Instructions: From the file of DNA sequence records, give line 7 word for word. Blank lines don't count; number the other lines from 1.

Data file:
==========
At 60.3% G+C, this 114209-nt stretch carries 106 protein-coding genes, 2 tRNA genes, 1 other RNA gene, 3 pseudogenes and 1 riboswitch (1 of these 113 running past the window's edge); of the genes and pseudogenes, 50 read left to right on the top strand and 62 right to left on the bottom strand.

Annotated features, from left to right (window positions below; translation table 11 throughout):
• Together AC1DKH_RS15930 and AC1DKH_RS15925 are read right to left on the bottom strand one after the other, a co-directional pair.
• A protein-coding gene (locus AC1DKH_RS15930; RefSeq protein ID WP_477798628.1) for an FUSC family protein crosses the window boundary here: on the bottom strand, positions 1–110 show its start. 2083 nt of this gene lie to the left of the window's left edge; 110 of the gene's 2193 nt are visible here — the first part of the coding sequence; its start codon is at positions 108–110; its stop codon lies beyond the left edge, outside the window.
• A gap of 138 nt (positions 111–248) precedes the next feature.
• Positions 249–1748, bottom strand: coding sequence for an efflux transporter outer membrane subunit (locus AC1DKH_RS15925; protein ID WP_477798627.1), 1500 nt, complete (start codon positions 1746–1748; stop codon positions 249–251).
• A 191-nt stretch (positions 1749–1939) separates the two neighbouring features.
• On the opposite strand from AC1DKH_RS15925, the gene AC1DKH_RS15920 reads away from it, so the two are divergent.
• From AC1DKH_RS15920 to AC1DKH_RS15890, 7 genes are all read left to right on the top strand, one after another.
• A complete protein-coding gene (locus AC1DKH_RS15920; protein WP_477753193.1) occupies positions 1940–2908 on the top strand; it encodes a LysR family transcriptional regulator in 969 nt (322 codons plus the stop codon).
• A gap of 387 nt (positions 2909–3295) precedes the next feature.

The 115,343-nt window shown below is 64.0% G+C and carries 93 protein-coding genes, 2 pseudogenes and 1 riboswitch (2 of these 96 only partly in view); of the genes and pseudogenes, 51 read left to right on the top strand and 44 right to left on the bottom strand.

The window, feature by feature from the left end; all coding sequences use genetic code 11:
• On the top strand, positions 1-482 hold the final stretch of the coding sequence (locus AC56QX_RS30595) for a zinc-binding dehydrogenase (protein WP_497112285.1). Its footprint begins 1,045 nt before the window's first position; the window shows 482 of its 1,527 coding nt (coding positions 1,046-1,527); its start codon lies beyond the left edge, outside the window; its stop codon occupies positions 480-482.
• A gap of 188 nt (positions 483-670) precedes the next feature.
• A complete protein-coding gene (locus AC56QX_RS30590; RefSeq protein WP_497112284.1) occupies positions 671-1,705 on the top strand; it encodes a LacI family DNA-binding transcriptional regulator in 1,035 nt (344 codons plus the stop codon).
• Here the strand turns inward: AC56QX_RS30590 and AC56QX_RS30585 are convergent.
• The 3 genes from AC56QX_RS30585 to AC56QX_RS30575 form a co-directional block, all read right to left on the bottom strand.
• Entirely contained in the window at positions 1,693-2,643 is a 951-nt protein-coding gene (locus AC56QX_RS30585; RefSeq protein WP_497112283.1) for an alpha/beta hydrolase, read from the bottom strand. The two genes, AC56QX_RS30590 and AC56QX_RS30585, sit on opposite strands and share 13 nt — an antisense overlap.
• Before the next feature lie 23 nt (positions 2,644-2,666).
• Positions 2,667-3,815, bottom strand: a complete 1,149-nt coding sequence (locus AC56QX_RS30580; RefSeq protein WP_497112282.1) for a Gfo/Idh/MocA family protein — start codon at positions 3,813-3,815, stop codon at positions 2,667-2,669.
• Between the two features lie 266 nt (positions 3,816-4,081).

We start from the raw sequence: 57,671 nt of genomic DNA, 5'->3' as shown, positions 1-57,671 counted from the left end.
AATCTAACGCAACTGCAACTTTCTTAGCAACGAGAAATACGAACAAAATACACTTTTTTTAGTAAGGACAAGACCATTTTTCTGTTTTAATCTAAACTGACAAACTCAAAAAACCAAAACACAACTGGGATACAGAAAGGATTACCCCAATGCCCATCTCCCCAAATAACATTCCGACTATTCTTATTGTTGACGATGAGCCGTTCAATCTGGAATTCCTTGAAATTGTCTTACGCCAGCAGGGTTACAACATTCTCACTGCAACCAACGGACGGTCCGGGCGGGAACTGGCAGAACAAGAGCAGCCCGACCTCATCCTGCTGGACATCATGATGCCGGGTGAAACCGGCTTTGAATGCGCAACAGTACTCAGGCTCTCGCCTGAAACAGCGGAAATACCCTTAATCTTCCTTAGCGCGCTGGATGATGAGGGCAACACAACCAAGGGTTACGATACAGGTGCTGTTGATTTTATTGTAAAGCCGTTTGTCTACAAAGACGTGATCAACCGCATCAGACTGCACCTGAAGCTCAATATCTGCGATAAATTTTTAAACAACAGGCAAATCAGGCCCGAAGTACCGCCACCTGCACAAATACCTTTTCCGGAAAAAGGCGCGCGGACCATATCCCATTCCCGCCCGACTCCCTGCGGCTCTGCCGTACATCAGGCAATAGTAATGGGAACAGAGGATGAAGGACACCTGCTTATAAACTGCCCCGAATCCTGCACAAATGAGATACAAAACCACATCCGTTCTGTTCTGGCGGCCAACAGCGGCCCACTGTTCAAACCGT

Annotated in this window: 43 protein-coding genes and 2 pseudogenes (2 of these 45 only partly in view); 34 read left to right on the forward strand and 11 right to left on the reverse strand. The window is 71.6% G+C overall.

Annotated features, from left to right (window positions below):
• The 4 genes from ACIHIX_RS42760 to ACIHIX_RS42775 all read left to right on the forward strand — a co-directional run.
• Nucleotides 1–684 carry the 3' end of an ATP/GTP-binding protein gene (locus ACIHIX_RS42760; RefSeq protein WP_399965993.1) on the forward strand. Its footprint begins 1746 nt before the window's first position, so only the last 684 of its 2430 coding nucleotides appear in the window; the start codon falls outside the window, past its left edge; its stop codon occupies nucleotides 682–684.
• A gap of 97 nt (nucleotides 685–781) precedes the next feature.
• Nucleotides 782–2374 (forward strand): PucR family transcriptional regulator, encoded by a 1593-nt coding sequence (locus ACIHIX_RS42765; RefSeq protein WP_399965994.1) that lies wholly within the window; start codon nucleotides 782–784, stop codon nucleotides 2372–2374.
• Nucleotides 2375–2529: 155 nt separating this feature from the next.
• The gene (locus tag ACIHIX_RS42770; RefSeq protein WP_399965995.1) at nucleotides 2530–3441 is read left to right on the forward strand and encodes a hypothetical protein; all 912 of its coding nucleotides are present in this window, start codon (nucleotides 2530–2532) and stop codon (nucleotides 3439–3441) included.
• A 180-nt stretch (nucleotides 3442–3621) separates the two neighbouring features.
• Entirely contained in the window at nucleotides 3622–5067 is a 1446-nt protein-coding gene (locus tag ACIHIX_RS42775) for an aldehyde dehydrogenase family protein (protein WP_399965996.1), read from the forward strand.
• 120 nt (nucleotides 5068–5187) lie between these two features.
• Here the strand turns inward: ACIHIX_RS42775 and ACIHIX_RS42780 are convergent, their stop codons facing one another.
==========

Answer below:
• A 191-nt stretch (positions 1749–1939) separates the two neighbouring features.